"Come, friend," said Hawkeye, drawing out a keg from beneath a cover of leaves, toward the close of the repast, and addressing the stranger who sat at his elbow, doing great justice to his culinary skill, "try a little spruce; 'twill wash away all thoughts of the colt, and quicken the life in your bosom. I drink to our better friendship, hoping that a little horse-flesh may leave no heart-burnings atween us. How do you name yourself?"

"Gamut — David Gamut," returned the singing master, preparing to wash down his sorrows in a powerful draught of the woodsman's high-flavored and well-laced compound.

"A very good name, and, I dare say, handed down from honest forefathers. I'm an admirator of names, though the Christian fashions fall far below savage customs in this particular. The biggest coward I ever knew as called Lyon; and his wife, Patience, would scold you out of hearing in less time than a hunted deer would run a rod. With an Indian 'tis a matter of conscience; what he calls himself, he generally is — not that Chingachgook, which signifies Big Sarpent, is really a snake, big or little; but that he understands the windings and turnings of human natur', and is silent, and strikes his enemies when they least expect him. What may be your calling?"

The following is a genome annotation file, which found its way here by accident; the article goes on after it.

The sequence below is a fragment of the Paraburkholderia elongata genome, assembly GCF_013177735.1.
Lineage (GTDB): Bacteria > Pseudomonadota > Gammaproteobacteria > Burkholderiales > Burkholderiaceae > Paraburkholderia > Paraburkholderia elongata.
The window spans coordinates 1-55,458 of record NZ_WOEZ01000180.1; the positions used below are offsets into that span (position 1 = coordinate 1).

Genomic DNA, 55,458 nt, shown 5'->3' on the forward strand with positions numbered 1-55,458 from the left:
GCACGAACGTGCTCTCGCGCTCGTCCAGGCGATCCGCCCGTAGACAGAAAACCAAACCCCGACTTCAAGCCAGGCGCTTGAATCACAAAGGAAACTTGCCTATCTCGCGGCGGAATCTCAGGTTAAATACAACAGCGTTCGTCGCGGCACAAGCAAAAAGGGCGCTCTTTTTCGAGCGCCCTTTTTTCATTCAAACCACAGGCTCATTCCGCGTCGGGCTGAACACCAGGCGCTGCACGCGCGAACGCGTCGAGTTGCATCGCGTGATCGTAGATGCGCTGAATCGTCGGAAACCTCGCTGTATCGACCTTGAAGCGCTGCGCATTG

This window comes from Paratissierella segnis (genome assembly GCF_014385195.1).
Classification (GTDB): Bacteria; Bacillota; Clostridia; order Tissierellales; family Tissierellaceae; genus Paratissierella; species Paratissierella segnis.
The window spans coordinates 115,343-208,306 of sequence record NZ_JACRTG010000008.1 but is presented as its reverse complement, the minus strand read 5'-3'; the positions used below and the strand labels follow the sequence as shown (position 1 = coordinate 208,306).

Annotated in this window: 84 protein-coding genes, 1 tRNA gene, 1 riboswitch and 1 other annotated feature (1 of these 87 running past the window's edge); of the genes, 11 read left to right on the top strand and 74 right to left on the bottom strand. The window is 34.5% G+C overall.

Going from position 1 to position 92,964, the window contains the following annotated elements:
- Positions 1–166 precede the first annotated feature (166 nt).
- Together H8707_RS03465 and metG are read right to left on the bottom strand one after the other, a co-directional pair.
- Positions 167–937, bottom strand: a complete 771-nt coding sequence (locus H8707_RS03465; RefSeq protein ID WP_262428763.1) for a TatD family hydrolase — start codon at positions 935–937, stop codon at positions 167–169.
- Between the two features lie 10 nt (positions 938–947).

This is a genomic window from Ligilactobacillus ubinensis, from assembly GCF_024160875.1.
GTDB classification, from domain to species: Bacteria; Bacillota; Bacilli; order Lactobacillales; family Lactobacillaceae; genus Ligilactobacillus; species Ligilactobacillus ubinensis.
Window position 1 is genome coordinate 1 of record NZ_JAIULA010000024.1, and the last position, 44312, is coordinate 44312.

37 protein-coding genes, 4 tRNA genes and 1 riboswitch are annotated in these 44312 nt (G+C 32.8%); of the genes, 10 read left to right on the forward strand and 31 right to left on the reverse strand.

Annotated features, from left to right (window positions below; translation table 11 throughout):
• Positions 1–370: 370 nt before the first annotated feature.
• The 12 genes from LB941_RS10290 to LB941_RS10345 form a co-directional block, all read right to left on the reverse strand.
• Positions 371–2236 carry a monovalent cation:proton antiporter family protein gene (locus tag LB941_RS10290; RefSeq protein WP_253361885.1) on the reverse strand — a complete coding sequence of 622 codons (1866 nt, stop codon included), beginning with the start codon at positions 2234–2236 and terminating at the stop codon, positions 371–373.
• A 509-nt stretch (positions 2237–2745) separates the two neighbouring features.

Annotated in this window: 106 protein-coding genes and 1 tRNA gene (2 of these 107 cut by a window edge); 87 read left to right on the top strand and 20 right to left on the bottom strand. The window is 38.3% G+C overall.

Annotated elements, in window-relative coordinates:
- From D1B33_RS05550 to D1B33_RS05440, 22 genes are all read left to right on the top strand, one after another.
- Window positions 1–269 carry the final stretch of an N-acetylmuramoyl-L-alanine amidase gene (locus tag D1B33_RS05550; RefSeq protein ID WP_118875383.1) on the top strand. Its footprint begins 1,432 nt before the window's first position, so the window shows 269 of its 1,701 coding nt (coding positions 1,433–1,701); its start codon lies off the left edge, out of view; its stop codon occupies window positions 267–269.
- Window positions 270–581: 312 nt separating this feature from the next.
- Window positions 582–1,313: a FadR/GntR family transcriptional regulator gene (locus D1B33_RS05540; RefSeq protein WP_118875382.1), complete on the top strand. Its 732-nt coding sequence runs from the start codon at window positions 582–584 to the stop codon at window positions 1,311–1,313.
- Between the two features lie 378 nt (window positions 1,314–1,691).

"I am an unworthy instructor in the art of psalmody."


"I teach singing to the youths of the Connecticut levy."

"You might be better employed. The young hounds go laughing and singing too much already through the woods, when they ought not to breathe louder than a fox in his cover. Can you use the smoothbore, or handle the rifle?"

"Praised be God, I have never had occasion to meddle with murderous implements!"

"Perhaps you understand the compass, and lay down the watercourses and mountains of the wilderness on paper, in order that they who follow may find places by their given names?"

"I practice no such employment."

"You have a pair of legs that might make a long path seem short! you journey sometimes, I fancy, with tidings for the general."

"Never; I follow no other than my own high vocation, which is instruction in sacred music!"

"'Tis a strange calling!" muttered Hawkeye, with an inward laugh, "to go through life, like a catbird, mocking all the ups and downs that may happen to come out of other men's throats. Well, friend, I suppose it is your gift, and mustn't be denied any more than if 'twas shooting, or some other better inclination. Let us hear what you can do in that way; 'twill be a friendly manner of saying good-night, for 'tis time that these ladies should be getting strength for a hard and a long push, in the pride of the morning, afore the Maquas are stirring."